I know myself well enough to accept the fact that I like to be a contrarian much of the time, and this is especially true when it comes to baseball. Conventional wisdom? Must be wrong, it's so conventional. Anyway, what's the point of writing insightful analysis of teams and players if all you do is agree with all the other analysis that's already been done? Still, I don't just blindly oppose the prevailing winds, but when I sense some misdirection, I do tend to highlight the alternative view. And you know what? I'm not always wrong...
Thus, my strong disagreement with the giddy optimism about the Red Sox before the 2000 season (remember Sports Illustrated picking them to win it all? -- another curse fulfilled). I looked at the team that lost to the Yankees in the 1999 A.L. Championship Series, and saw marked inferiority to the Bronx Bombers, among others. I'm not pleased to report that I was on target with that prediction. Now we come to 2001, and the giddy optimism of February has turned into the morbid defeatism of April, for a variety of valid reasons: Nomar's injury first and foremost, which will keep him off the field for at least 2-3 months; Everett's juvenile delinquency; Ramirez's nagging hurt; questionable starting pitching after Pedro; and an apparent clubhouse revolt against the manager, possibly led by the GM. With many other A.L. teams having improved, highlighted by the Yankees' landing of Mike Mussina, the sentiment is that the Sox have lost before the games have even begun.
Well, here's where I get to be contrarian again. The more I look at it, the more I continue to like this Red Sox team's chances, at least to make the playoffs, probably by winning the A.L. East outright, rather than by the undignified Wild Card route. Let's start with the schedule. Writing this here on Opening Day, I'm astounded at how generous the schedule-maker has been to this year's Red Sox. In April, they face Baltimore, Tampa Bay, and Minnesota -- possibly the three worst teams in the league -- a total of 15 times, including the first 9 games. They could easily be 9-0 before they face the Yankees on Friday the 13th, and if Jimy Williams can maneuver the rotation so that Pedro pitches against New York twice, they could quite conceivably come out of April with a record something like 18-8, or even better. That's a nice cushion to work with when they start confronting tougher competition later in the Spring, and would give them some breathing room to wait for Nomar's return.
Moreover, the schedule is favorable all season, due to the somewhat dubious decision to introduce an "unbalanced" schedule, combined with interleague play. Because both the Orioles and Devil Rays are in the A.L. East, and they also face the lowly Phillies, Expos, and Marlins of the N.L. East, the Red Sox (as well as the Yankees and Blue Jays) may arguably have an unfair advantage relative to the A.L. Central and West teams, insofar as the Wild Card standings are concerned. In my view, you can't have a Wild Card and then have unbalanced schedules; it's especially unfair to West teams such as the Rangers. But that's the hand that's been dealt, and it could be decisive, especially given the April cushion that Boston should enjoy.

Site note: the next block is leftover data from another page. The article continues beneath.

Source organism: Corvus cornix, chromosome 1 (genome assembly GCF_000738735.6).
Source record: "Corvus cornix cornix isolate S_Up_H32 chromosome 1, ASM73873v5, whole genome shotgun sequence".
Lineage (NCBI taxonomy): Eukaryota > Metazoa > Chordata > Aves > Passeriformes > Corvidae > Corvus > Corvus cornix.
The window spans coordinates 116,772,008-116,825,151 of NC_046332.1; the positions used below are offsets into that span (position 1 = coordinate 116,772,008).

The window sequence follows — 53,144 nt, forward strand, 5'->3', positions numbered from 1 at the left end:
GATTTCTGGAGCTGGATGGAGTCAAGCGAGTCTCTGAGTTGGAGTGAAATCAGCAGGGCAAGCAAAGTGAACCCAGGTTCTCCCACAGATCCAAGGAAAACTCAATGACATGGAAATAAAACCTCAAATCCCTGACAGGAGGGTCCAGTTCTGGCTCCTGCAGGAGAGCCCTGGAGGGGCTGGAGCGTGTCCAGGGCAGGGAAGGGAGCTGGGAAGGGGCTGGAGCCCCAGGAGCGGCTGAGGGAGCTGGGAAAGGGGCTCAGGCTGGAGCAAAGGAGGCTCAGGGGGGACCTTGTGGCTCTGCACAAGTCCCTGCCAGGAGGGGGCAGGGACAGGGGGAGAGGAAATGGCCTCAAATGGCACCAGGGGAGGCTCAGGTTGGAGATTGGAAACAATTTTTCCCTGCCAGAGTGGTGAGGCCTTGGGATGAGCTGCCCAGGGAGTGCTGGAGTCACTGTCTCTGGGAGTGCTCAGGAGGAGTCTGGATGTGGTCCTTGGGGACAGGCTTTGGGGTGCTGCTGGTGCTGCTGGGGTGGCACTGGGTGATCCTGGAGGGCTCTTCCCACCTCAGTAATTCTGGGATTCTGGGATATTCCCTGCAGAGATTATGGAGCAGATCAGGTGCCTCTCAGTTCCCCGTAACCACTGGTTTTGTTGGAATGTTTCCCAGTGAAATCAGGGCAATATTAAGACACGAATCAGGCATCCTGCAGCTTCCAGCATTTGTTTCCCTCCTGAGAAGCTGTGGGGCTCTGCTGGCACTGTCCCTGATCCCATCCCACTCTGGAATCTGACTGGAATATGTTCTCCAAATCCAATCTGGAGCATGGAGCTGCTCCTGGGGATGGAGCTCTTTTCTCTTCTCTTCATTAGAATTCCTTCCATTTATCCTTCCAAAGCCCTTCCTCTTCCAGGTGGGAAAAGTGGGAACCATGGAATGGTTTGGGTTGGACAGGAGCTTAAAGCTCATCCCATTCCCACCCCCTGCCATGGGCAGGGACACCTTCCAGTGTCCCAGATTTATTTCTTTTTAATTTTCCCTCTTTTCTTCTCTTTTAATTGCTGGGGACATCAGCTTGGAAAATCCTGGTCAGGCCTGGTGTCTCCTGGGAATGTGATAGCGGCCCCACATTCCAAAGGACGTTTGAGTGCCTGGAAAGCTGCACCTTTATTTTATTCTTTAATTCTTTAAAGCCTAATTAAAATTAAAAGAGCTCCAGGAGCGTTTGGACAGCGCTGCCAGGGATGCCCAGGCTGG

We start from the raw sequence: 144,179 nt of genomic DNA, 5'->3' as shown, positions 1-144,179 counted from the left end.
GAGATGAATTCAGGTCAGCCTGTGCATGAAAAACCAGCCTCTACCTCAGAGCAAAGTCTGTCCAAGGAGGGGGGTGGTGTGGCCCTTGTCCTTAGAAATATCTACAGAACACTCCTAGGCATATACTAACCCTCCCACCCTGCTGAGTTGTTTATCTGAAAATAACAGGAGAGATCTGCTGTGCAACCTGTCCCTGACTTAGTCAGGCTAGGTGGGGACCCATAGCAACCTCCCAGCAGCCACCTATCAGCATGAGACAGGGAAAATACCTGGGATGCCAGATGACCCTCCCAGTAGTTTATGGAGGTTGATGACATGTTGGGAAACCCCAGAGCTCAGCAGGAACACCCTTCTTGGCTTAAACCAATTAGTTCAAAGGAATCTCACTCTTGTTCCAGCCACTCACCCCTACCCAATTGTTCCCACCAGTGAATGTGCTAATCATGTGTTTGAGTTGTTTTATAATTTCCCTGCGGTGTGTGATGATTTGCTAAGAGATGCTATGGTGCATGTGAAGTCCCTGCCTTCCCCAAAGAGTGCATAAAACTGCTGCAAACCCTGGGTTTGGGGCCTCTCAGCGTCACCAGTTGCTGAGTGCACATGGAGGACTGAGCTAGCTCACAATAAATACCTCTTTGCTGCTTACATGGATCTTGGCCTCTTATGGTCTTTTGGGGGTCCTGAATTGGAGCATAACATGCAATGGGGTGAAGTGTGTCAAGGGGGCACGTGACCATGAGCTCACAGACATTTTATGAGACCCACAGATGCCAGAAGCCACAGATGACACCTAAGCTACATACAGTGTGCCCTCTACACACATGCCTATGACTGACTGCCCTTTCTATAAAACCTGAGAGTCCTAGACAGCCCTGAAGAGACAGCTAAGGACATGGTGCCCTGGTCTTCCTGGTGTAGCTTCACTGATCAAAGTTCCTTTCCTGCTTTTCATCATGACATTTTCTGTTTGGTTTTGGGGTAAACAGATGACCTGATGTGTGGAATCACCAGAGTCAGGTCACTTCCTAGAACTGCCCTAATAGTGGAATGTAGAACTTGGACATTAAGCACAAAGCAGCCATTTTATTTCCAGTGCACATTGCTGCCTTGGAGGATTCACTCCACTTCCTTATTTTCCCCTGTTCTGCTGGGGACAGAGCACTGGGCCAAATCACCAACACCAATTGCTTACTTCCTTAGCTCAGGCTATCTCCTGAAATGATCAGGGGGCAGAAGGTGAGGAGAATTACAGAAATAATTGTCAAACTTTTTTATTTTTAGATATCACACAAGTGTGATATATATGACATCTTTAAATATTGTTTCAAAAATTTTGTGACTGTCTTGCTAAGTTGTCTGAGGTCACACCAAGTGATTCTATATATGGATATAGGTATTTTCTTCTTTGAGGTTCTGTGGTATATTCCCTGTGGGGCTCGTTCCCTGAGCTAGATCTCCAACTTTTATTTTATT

Jimy's madness. Another about-face for me involves my emerging view of Jimy Williams. His decisions regarding the Opening Day lineup have really heartened me, relative to both this season and beyond (assuming Duquette doesn't fire him for not kissing the right asses). It makes every bit of sense to bench Offerman and Bichette in favor of Hillenbrand and Hatteburg (and not just because I sagely picked Hillenbrand for my Rotisserie team). Now, try to follow my logic here, because it gets a little twisted. If, in fact, Nomar's loss would mean disaster for the Red Sox chances in 2001, then it's best to get playing time for younger players who might be part of the future, rather than aging veterans who won't be around. So it's a smart longer-term move, under the circumstances. At the same time, however, I agree with Jimy that this arrangement also gives the Sox their best short-term chance to win, at least for now. Offerman has been nothing but a liability since a year ago: he can't field at all, and both his OBP and his base-stealing have gone down the tubes. Why play him if he doesn't give you any positives, when a Stynes and Hillenbrand have been producing all Spring Training? As for Bichette, I do think he can contribute, but so can Hatteburg. The "book" says they'll each contribute optimally in a straight left-right platoon; why make Bichette the full-time DH, when he could be more valuable off the bench against lefty relievers, and vice-versa? I also expect that a thoughtful platooning of O'Leary and Nixon could be similarly productive.